Letter to Una Voce, 18.7.09
(Magazine of Papua New Guinea Association of Australia)
Andrea Williams Editor Una Voce
LETTERS TO THE EDITOR
Anne McCosker writes:
I was interested to read the comments by Jim Eames in the March Una Voce regarding Squadron Leader Keith Rundle. In my book Masked Eden a history of the Australians in New Guinea page 279 there is a facsimile of a REPORT headed WAR CRIMES- RABAUL. This is dated 3rd July 1950. This REPORT begins ‘During the past several weeks Flight Lieut. Rundle of the RAAF and Colonel Horton of the Imperial War Graves Commission have been re-opening graves ……about one mile south of Matupi Volcano Rabaul.’ Paragraph three ends with ‘The statement of the Japanese Commander is now proved untrue and steps have been taken by Flight Lieut. Rundle to have the Commander detained as a war criminal in Japan’.
I wrote on page 278 (Masked Eden) - opposite the above facsimile – This document of 3rd July perhaps illustrated the whole Montevideo Maru story. 1. Amongst the bodies found in July 1950 were the complete crew of a Catalina, said by the Japanese Commander at Rabaul to have been drowned when the destroyer they were transferred to Japan on, was sunk. 2. Political pressure was placed on relevant people to be silent. (In Masked Eden, page 343, NOTE 41, is given further information on the above facsimile.)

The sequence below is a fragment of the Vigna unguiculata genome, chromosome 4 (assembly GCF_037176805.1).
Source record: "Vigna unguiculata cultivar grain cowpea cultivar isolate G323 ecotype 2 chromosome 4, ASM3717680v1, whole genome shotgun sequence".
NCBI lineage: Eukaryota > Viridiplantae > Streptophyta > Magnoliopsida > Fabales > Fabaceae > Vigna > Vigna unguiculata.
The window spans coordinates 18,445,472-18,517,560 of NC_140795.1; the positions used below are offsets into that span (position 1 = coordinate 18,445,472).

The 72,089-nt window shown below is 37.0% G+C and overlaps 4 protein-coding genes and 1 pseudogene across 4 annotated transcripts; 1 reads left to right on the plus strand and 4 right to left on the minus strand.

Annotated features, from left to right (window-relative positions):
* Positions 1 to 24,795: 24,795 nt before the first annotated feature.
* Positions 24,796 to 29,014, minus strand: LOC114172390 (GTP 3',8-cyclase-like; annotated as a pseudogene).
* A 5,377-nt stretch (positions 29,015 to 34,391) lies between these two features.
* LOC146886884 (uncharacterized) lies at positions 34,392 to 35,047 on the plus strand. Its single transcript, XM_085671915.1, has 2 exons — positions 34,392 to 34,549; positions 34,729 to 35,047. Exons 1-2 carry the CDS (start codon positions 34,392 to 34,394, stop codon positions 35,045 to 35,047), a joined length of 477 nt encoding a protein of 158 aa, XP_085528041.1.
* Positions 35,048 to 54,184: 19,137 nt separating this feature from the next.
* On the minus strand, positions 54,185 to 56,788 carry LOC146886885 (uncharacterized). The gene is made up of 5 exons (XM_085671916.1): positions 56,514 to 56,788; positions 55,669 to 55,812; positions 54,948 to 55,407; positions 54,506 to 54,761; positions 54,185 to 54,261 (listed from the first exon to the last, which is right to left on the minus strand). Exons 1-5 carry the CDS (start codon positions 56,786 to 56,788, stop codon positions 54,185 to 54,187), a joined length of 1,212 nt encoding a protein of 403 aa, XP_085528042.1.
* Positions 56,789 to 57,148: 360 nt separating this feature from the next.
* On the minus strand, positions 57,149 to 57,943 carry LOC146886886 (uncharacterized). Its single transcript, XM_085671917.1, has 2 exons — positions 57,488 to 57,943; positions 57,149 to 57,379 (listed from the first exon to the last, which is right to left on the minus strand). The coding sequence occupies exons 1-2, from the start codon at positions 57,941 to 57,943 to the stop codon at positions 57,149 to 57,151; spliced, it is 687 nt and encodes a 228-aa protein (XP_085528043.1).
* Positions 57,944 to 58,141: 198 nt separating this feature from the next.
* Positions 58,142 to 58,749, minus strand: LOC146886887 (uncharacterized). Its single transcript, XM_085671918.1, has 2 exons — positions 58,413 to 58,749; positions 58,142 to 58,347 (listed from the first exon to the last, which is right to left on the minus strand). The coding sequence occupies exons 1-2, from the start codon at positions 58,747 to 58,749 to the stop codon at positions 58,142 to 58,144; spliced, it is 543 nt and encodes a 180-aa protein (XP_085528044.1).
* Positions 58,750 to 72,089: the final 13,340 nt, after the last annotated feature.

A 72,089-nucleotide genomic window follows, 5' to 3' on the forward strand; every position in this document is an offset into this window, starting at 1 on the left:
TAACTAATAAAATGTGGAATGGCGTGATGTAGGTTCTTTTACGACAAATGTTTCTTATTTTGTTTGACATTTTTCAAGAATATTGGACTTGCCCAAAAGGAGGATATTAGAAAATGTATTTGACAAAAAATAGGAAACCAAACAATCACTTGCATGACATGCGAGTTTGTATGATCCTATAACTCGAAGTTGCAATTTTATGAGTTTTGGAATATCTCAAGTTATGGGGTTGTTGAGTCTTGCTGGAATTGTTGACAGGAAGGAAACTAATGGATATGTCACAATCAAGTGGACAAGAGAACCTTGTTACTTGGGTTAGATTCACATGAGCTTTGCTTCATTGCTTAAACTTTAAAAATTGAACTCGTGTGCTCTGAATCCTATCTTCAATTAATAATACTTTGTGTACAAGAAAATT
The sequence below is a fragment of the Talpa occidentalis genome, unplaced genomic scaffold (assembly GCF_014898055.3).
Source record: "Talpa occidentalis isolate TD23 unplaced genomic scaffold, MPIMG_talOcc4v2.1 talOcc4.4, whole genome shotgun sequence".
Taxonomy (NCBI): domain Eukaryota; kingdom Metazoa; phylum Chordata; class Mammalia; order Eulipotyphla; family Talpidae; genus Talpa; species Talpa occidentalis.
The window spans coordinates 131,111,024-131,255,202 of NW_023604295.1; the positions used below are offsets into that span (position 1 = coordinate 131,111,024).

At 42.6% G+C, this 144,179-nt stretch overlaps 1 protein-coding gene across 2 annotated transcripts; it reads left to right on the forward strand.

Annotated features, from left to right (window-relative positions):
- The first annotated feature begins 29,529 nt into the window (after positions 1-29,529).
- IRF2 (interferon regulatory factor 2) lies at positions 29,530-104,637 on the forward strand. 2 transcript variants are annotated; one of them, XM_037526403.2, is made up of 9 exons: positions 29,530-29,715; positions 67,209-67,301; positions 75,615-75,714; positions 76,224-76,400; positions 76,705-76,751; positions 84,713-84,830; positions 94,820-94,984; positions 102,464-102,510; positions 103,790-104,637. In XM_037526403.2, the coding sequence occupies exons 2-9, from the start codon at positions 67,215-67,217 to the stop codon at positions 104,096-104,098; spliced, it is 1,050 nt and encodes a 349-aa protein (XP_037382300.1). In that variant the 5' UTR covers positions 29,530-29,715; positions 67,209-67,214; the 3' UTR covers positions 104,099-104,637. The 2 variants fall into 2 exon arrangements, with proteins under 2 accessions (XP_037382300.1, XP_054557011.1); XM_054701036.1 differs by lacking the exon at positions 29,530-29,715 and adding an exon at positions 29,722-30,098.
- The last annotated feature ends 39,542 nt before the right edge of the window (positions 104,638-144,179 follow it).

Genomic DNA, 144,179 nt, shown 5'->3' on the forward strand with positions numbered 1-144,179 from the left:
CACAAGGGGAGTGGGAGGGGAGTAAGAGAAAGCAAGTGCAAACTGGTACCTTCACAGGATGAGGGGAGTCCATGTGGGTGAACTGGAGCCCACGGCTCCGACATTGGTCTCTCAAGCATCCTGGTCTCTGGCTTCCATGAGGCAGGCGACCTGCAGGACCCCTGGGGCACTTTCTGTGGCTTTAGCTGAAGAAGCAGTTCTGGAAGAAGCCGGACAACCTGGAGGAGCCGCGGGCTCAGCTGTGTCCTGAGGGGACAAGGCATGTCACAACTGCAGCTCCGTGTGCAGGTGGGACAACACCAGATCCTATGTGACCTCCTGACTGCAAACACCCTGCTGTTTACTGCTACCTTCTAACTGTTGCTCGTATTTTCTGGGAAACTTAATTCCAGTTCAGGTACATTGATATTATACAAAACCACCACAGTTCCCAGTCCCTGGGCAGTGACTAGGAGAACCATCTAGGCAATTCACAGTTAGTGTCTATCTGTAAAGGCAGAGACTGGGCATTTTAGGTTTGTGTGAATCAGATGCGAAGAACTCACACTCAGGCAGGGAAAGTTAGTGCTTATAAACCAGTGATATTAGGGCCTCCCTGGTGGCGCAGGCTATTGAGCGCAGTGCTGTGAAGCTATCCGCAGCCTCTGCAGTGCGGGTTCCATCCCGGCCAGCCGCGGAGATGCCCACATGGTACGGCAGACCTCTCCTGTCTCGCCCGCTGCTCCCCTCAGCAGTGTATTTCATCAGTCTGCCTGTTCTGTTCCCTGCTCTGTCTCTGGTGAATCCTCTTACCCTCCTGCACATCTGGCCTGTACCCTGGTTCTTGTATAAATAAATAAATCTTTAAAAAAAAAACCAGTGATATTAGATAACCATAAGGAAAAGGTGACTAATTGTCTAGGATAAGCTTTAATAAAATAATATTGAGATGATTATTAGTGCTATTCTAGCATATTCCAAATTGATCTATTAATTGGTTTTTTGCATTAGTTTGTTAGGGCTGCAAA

I agree whole heartedly with Jim Eames when he says ‘I’ve often wondered since how many more we think may have been tragically lost on the Montevideo Maru might still be not far from Rabaul’. Two pages before Rundle’s comments in Una Voce a letter of mine is printed. In that I have given two more examples of primary source material that casts doubts on the official version of WWII Rabaul.
The basic FACTS of the Fall of Rabaul, that all-consuming disaster of 23rd January 1942 are known to some people. See for example my chapter Who Cares? in Masked Eden. So many men and some women, New Guinean, Europeans, Chinese, died violent deaths after that event. So while I can understand the idea of interesting the general public in the ‘Montevideo Maru’ as a way of opening up the whole subject, the controversy around this ship - over 60 years old now - cannot be fully understood unless one studies the known facts behind the Fall of Rabaul and its Aftermath, the tragedy which led to the ‘Montevideo Maru’.